These people are called men. Continue reading The Weight of Pregnancy (#234)
I had headaches most of my childhood. Maybe it was my poor eyesight. Maybe it was bad nutrition. Maybe it was the stress of divorces, remarrying parents, and more siblings. I tried all the drugs in various parents’ medicine cabinets, to no avail. I learned to power through head-pounding misery.
I worked as a cashier in high school. An assistant manager noticed one night that I was more sullen than usual. She asked if I was okay. I explained that I had a headache.
She said, “I have something that will fix that right up.”
“It won’t work,” I told her. “I’ve tried aspirin, Tylenol, Excedrin. Nothing helps.”
“Give it a shot,” she said, handing me a maroonish, brownish pill with “Advil” written on it.
Twenty minutes later, my headache was gone. I turned cartwheels and called it a miracle. Continue reading Like a Pill (#208)
My mother was blonde when I was a little girl – courtesy of Clairol. She had been white-blonde as a child, but her hair darkened as she aged. I don’t know whether she was dirty blonde or chestnut, though, underneath her cheap, brassy dye. Everyone assumed blonde was her natural color, however, since she was always surrounded by a horde of screaming towheaded children. We were the perfect camouflage for her unnatural hair.
I hated her dye job. I harangued her about being a natural brunette incessantly. She ignored me. I swore I would never, ever color my own hair, even though my own locks were brown by Junior High.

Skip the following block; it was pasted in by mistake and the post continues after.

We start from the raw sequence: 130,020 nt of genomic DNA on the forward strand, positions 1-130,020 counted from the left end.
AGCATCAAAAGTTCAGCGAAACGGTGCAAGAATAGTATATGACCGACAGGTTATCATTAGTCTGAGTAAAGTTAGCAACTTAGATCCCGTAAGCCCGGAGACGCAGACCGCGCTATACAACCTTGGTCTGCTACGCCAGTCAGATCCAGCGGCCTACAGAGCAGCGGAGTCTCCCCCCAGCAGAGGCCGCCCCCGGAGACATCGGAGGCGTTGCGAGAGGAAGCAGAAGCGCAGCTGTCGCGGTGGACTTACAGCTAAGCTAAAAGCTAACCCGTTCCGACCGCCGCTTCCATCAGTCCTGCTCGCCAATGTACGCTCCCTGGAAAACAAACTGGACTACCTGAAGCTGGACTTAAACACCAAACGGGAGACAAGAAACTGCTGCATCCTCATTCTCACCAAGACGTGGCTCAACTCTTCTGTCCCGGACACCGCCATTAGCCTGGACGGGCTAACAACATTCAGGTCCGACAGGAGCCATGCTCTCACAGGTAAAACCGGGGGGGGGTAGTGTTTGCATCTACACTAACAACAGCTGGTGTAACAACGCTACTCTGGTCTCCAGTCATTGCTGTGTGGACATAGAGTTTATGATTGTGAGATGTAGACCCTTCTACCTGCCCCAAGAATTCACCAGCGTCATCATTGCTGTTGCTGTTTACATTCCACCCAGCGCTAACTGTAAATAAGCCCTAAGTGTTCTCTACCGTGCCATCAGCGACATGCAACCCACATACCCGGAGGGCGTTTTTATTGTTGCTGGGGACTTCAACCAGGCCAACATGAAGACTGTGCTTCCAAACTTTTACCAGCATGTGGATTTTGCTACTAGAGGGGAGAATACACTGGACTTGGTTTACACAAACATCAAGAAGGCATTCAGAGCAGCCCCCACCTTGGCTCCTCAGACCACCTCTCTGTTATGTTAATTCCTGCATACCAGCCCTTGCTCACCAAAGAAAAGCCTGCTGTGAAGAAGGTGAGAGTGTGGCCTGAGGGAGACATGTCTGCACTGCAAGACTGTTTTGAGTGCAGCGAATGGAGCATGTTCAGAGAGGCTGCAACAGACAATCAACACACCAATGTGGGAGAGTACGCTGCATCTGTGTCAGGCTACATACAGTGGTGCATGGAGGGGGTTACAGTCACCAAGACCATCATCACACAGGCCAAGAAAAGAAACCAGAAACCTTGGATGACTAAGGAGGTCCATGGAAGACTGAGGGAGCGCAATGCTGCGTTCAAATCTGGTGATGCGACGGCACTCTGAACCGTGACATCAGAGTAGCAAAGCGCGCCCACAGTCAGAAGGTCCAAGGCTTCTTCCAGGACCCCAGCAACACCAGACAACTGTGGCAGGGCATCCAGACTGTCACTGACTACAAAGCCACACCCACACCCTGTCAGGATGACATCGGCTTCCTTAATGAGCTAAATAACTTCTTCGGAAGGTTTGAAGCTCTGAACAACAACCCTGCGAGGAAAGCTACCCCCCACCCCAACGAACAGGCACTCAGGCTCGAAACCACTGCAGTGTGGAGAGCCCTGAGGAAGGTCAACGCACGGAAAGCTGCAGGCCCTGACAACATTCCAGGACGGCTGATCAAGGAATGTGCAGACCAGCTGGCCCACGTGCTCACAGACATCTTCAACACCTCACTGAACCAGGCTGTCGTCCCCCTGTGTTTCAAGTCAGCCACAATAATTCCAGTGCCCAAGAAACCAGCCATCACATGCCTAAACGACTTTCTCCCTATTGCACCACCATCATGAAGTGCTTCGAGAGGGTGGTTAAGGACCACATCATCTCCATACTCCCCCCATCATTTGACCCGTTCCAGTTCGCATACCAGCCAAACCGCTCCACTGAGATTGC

You know what’s coming, right?
Hellloooo, irony. Continue reading Color Me What? (#199)
Being an Amazonian brunette sandwiched between prettier, blonder, more petite sisters sucks. More than one guy ditched me after meeting my sisters.
Take the Boy Next Door. I pined after him for the entirety of seventh grade. He finally asked me to the last dance before school ended. Then Older Sister, who lived with Dad (I lived with our Mom) came for the summer. The Boy Next Door told me we were done, because he was in love with Older Sister. Continue reading The Boyfriend Thieves (#194)
You know those big, dysfunctional but lovable white families you used to see in television and film? They were all about siblings being super shitty to each other. Yet when one member of the family was threatened, the family closed ranks and fended off the attacker.
I grew up in a huge, white, broken, dysfunctional family.
I thought those stories were bullshit. Continue reading When the Cavalry Sucks (#181)
My family collects college degrees. We have some BAs, a lot of BS, an MD, a JD, an MBA, a MSW, an MFA, and a Masters of Education. Big Brother added second MBA when he married. Judgmental Genius Doctor Sister married a second lawyer. I brought the most, though, when I added Andy — a Masters of Engineering AND a Masters in Cyber Security (so, HA, you Russian hackers, give up attacking my website already).
I think the only degree we missed was a PhD. Bummer. Continue reading Stocking Savior (#164)